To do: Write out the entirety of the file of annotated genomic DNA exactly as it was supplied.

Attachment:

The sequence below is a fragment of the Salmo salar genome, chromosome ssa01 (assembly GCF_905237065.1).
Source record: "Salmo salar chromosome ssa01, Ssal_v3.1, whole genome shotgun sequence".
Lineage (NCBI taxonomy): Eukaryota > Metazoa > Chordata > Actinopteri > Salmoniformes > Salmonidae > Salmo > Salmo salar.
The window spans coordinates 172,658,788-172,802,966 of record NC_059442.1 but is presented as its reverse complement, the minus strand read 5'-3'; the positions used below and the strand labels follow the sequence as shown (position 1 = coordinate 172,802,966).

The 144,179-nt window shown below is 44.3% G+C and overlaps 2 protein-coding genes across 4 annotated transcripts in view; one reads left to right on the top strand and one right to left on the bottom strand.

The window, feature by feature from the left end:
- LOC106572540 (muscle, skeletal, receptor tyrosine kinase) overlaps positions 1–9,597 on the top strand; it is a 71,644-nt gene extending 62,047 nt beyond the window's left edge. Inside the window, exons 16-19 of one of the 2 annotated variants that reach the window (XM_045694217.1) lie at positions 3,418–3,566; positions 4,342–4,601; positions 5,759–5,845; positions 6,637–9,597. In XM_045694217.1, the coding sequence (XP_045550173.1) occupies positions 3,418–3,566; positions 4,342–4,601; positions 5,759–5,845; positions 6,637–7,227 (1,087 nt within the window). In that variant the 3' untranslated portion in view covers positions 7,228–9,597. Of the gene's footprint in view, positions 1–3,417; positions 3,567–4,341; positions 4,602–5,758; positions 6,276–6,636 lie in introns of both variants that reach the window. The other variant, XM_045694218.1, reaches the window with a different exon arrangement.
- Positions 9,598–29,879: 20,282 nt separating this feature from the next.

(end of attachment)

The sequence below is a fragment of the Salmo salar genome, chromosome ssa01 (assembly GCF_905237065.1).
Source record: "Salmo salar chromosome ssa01, Ssal_v3.1, whole genome shotgun sequence".
Lineage (NCBI taxonomy): Eukaryota > Metazoa > Chordata > Actinopteri > Salmoniformes > Salmonidae > Salmo > Salmo salar.
The window spans coordinates 172,658,788-172,802,966 of record NC_059442.1 but is presented as its reverse complement, the minus strand read 5'-3'; the positions used below and the strand labels follow the sequence as shown (position 1 = coordinate 172,802,966).

The 144,179-nt window shown below is 44.3% G+C and overlaps 2 protein-coding genes across 4 annotated transcripts in view; one reads left to right on the top strand and one right to left on the bottom strand.

The window, feature by feature from the left end:
- LOC106572540 (muscle, skeletal, receptor tyrosine kinase) overlaps positions 1–9,597 on the top strand; it is a 71,644-nt gene extending 62,047 nt beyond the window's left edge. Inside the window, exons 16-19 of one of the 2 annotated variants that reach the window (XM_045694217.1) lie at positions 3,418–3,566; positions 4,342–4,601; positions 5,759–5,845; positions 6,637–9,597. In XM_045694217.1, the coding sequence (XP_045550173.1) occupies positions 3,418–3,566; positions 4,342–4,601; positions 5,759–5,845; positions 6,637–7,227 (1,087 nt within the window). In that variant the 3' untranslated portion in view covers positions 7,228–9,597. Of the gene's footprint in view, positions 1–3,417; positions 3,567–4,341; positions 4,602–5,758; positions 6,276–6,636 lie in introns of both variants that reach the window. The other variant, XM_045694218.1, reaches the window with a different exon arrangement.
- Positions 9,598–29,879: 20,282 nt separating this feature from the next.